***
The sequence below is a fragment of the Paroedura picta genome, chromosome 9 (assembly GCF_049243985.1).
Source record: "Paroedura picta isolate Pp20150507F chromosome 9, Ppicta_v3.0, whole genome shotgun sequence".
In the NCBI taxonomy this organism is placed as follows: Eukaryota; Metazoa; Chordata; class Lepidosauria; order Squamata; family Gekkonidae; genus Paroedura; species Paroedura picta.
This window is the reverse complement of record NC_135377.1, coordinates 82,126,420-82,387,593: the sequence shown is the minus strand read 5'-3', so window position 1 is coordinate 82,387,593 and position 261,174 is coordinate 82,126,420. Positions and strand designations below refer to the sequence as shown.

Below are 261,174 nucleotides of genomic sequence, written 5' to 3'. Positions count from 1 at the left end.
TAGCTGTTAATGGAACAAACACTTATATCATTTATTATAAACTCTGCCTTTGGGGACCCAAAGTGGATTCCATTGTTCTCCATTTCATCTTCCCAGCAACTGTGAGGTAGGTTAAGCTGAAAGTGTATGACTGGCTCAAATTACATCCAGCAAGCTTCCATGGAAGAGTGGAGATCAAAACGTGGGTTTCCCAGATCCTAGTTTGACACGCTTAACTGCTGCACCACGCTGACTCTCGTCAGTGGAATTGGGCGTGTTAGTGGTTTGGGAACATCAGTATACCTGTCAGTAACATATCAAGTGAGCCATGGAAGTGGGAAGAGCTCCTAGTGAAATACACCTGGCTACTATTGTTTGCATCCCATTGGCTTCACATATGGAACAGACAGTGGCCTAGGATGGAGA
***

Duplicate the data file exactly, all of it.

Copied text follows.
The sequence below is a fragment of the Paroedura picta genome, chromosome 9 (assembly GCF_049243985.1).
Source record: "Paroedura picta isolate Pp20150507F chromosome 9, Ppicta_v3.0, whole genome shotgun sequence".
In the NCBI taxonomy this organism is placed as follows: Eukaryota; Metazoa; Chordata; class Lepidosauria; order Squamata; family Gekkonidae; genus Paroedura; species Paroedura picta.
This window is the reverse complement of record NC_135377.1, coordinates 82,126,420-82,387,593: the sequence shown is the minus strand read 5'-3', so window position 1 is coordinate 82,387,593 and position 261,174 is coordinate 82,126,420. Positions and strand designations below refer to the sequence as shown.

Below are 261,174 nucleotides of genomic sequence, written 5' to 3'. Positions count from 1 at the left end.
TAGCTGTTAATGGAACAAACACTTATATCATTTATTATAAACTCTGCCTTTGGGGACCCAAAGTGGATTCCATTGTTCTCCATTTCATCTTCCCAGCAACTGTGAGGTAGGTTAAGCTGAAAGTGTATGACTGGCTCAAATTACATCCAGCAAGCTTCCATGGAAGAGTGGAGATCAAAACGTGGGTTTCCCAGATCCTAGTTTGACACGCTTAACTGCTGCACCACGCTGACTCTCGTCAGTGGAATTGGGCGTGTTAGTGGTTTGGGAACATCAGTATACCTGTCAGTAACATATCAAGTGAGCCATGGAAGTGGGAAGAGCTCCTAGTGAAATACACCTGGCTACTATTGTTTGCATCCCATTGGCTTCACATATGGAACAGACAGTGGCCTAGGATGGAGA